This was CVE-2019-0604, a Remote Code Execution vulnerability in Microsoft SharePoint Servers which was not previously known to be exploitable via the web.

Several cyber security centres including the Canadian Centre for Cyber Security and Saudi Arabia’s National Center put out alerts for this threat, indicating it was being exploited to download and execute malicious code which would in turn take complete control of servers.

The affected software versions:

  • Microsoft SharePoint Foundation 2010 Service Pack 2
  • Microsoft SharePoint Foundation 2013 Service Pack 1
  • Microsoft SharePoint Server 2010 Service Pack 2
  • Microsoft SharePoint Server 2013 Service Pack 1
  • Microsoft SharePoint Enterprise Server 2016
  • Microsoft SharePoint Server 2019

Introduction

The vulnerability was initially given a critical CVSS v3 rating of 8.8 on the Zero Day Initiative advisory (however the advisory states authentication is required). This would imply only an insider threat, someone who has authorisation within SharePoint, such as an employee, on the local network could exploit the vulnerability.

We discovered that was not always Continue reading

Almost One Million Vulnerable to BlueKeep Vuln (CVE-2019-0708)

Microsoft announced a vulnerability in it's "Remote Desktop" product that can lead to robust, wormable exploits. I scanned the Internet to assess the danger. I find nearly 1-million devices on the public Internet that are vulnerable to the bug. That means when the worm hits, it'll likely compromise those million devices. This will likely lead to an event as damaging as WannaCry and notPetya from 2017 -- potentially worse, as hackers have since honed their skills exploiting these things for ransomware and other nastiness.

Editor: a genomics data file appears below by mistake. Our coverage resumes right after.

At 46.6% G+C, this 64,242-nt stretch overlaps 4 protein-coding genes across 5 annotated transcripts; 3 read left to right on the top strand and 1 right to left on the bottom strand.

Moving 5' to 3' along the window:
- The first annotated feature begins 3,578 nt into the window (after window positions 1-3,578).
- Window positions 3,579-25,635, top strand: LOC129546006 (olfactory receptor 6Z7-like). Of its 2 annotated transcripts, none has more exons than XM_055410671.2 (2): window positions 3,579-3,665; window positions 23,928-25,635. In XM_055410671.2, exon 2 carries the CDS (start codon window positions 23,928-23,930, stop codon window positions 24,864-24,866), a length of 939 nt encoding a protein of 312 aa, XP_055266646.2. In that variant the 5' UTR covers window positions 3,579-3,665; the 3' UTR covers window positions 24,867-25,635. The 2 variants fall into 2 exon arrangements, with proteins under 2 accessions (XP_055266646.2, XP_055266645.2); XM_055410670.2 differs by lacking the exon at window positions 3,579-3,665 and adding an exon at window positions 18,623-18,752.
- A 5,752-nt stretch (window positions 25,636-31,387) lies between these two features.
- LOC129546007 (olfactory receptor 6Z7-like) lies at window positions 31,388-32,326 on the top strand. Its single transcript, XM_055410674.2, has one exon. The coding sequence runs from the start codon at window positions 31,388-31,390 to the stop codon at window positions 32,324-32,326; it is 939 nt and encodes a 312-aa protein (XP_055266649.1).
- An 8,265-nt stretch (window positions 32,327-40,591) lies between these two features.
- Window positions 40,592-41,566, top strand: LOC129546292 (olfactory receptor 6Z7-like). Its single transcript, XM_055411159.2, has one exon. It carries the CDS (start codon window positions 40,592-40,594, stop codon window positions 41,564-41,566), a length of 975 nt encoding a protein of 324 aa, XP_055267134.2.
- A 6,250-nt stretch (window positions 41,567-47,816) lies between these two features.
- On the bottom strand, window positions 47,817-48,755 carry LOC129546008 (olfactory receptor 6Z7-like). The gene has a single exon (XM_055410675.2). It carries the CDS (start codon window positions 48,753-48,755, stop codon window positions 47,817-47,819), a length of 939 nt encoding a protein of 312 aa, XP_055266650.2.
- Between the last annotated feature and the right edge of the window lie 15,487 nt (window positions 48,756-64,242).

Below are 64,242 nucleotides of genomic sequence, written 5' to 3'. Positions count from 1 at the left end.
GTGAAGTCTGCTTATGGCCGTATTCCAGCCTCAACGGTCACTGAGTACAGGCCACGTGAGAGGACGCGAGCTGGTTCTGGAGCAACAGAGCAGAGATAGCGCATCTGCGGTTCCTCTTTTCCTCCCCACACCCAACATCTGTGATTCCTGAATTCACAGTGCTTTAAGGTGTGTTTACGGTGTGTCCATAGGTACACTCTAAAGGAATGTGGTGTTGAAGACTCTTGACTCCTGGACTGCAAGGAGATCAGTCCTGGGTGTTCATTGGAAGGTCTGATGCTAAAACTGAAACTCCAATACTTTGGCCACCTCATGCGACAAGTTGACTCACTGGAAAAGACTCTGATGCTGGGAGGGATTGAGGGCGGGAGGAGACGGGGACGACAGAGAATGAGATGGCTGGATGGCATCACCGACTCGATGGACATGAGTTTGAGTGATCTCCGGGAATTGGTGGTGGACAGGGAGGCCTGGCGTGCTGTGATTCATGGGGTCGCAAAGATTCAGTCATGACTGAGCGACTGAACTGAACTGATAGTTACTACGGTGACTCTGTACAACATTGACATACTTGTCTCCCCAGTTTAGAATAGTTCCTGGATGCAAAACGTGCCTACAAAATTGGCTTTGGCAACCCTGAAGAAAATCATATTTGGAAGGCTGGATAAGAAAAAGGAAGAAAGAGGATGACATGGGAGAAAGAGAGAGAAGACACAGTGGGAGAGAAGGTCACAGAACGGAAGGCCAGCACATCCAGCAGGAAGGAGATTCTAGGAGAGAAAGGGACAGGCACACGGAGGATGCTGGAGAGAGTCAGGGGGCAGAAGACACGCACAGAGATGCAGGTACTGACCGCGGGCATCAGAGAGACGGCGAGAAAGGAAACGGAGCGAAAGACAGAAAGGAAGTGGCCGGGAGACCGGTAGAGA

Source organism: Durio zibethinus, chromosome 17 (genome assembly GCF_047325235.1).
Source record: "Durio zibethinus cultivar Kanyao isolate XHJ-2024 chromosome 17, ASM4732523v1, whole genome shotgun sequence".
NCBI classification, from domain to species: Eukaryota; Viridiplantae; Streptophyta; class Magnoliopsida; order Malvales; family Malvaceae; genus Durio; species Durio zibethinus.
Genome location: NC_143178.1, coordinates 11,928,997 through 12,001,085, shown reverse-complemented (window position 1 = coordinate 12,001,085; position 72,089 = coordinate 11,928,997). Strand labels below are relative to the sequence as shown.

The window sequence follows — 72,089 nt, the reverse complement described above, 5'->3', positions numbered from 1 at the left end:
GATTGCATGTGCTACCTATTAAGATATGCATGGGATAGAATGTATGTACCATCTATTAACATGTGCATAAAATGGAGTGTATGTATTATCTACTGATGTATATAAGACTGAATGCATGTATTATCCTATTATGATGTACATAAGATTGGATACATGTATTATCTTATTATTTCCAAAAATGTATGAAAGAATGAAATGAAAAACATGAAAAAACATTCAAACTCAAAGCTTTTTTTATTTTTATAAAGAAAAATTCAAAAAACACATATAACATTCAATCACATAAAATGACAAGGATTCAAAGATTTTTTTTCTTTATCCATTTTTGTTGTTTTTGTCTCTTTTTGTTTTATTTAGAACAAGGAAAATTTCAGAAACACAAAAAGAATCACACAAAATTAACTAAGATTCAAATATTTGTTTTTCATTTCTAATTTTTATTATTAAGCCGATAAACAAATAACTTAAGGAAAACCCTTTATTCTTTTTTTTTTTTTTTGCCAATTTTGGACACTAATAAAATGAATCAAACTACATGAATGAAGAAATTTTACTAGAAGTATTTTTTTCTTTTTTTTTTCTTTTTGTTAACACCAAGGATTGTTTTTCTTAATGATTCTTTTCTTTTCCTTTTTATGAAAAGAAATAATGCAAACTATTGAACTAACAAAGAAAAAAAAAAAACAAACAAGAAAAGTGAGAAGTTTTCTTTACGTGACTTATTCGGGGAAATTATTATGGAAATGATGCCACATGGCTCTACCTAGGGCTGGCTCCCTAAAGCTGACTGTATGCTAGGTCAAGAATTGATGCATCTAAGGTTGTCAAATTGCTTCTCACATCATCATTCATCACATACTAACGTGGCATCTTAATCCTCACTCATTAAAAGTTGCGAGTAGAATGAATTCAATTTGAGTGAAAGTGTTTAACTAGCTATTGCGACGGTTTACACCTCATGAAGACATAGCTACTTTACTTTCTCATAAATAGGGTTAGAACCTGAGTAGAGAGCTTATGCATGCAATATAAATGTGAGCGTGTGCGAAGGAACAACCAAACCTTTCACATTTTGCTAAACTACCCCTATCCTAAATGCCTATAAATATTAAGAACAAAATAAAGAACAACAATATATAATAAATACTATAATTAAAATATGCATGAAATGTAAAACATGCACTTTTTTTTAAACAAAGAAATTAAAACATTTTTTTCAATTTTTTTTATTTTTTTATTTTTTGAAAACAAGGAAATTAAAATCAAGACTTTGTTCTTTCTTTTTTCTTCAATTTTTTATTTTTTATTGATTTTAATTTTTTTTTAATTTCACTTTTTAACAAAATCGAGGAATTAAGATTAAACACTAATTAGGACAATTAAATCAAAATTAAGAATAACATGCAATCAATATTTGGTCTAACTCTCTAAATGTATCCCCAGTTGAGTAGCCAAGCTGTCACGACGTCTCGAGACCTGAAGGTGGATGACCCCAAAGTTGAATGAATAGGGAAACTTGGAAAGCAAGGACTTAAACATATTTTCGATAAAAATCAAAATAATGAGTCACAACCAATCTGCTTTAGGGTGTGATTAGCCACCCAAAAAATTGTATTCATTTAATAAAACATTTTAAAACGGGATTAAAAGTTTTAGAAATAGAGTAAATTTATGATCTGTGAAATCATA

To scan the Internet, I started with masscan, my Internet-scale port scanner, looking for port 3389, the one used by Remote Desktop. This takes a couple hours, and lists all the devices running Remote Desktop -- in theory.

This returned 7,629,102 results (over 7-million). However, there is a lot of junk out there that'll respond on this port. Only about half are actually Remote Desktop.

Masscan only finds the open ports, but is not complex enough to check for the vulnerability. Remote Desktop is a complicated protocol. A project was posted that could connect to an address and test it, to see if it was patched or vulnerable. I took that project and optimized it a Continue reading

CheriABI: enforcing valid pointer provenance and minimizing pointer privilege in the POSIX C run-time environment

CheriABI: enforcing valid pointer provenance and minimizing pointer privilege in the POSIX C run-time environment Davis et al., ASPLOS’19

Last week we saw the benefits of rethinking memory and pointer models at the hardware level when it came to object storage and compression (Zippads). CHERI also rethinks the way that pointers and memory work, but the goal here is memory protection. The scope of the work stands out as particularly impressive:

We have adapted a complete C, C++, and assembly-language software stack, including the open source FreeBSD OS (nearly 800 UNIX programs and more than 200 libraries including OpenSSH, OpenSSL, and bsnmpd) and PostgreSQL database, to employ ubiquitous capability-based pointer and virtual-address protection.

The protections are hardware implemented and cannot be forged in software. The process model, user-kernel interactions, dynamic linking, and memory management concerns are all in scope, and the protection spans the OS/DBMS boundary.

The basic question here is whether it is practical to support a large-scale C-language software stack with strong pointer-based protection… with only modest changes to existing C code-bases and with reasonable performance cost. We answer this question affirmatively.